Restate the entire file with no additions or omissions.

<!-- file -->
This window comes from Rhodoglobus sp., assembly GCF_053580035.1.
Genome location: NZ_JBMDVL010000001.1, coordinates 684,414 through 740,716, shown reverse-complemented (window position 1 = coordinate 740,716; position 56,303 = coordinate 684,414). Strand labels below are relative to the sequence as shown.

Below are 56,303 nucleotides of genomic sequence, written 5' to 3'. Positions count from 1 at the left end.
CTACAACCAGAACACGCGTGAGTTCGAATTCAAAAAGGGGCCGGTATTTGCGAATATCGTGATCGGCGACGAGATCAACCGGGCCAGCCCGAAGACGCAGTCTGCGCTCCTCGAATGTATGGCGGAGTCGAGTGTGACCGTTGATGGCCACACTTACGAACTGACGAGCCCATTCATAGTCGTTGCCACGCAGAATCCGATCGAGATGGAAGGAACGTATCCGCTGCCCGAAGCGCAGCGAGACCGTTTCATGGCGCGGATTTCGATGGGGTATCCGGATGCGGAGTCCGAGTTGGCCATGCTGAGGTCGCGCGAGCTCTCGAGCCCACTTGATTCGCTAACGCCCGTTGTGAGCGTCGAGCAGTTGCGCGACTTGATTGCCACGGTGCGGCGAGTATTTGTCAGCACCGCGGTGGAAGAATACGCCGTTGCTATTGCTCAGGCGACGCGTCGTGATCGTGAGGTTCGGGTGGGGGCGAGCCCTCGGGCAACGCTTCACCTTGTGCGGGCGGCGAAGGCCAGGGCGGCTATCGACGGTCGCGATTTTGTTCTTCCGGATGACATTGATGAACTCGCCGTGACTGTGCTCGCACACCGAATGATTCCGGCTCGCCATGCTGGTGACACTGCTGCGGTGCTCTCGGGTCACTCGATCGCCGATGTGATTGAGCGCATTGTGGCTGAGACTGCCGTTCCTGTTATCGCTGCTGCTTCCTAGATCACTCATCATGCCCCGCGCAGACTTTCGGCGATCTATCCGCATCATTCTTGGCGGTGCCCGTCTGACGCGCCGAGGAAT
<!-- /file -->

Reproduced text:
This window comes from Rhodoglobus sp., assembly GCF_053580035.1.
Genome location: NZ_JBMDVL010000001.1, coordinates 684,414 through 740,716, shown reverse-complemented (window position 1 = coordinate 740,716; position 56,303 = coordinate 684,414). Strand labels below are relative to the sequence as shown.

Below are 56,303 nucleotides of genomic sequence, written 5' to 3'. Positions count from 1 at the left end.
CTACAACCAGAACACGCGTGAGTTCGAATTCAAAAAGGGGCCGGTATTTGCGAATATCGTGATCGGCGACGAGATCAACCGGGCCAGCCCGAAGACGCAGTCTGCGCTCCTCGAATGTATGGCGGAGTCGAGTGTGACCGTTGATGGCCACACTTACGAACTGACGAGCCCATTCATAGTCGTTGCCACGCAGAATCCGATCGAGATGGAAGGAACGTATCCGCTGCCCGAAGCGCAGCGAGACCGTTTCATGGCGCGGATTTCGATGGGGTATCCGGATGCGGAGTCCGAGTTGGCCATGCTGAGGTCGCGCGAGCTCTCGAGCCCACTTGATTCGCTAACGCCCGTTGTGAGCGTCGAGCAGTTGCGCGACTTGATTGCCACGGTGCGGCGAGTATTTGTCAGCACCGCGGTGGAAGAATACGCCGTTGCTATTGCTCAGGCGACGCGTCGTGATCGTGAGGTTCGGGTGGGGGCGAGCCCTCGGGCAACGCTTCACCTTGTGCGGGCGGCGAAGGCCAGGGCGGCTATCGACGGTCGCGATTTTGTTCTTCCGGATGACATTGATGAACTCGCCGTGACTGTGCTCGCACACCGAATGATTCCGGCTCGCCATGCTGGTGACACTGCTGCGGTGCTCTCGGGTCACTCGATCGCCGATGTGATTGAGCGCATTGTGGCTGAGACTGCCGTTCCTGTTATCGCTGCTGCTTCCTAGATCACTCATCATGCCCCGCGCAGACTTTCGGCGATCTATCCGCATCATTCTTGGCGGTGCCCGTCTGACGCGCCGAGGAAT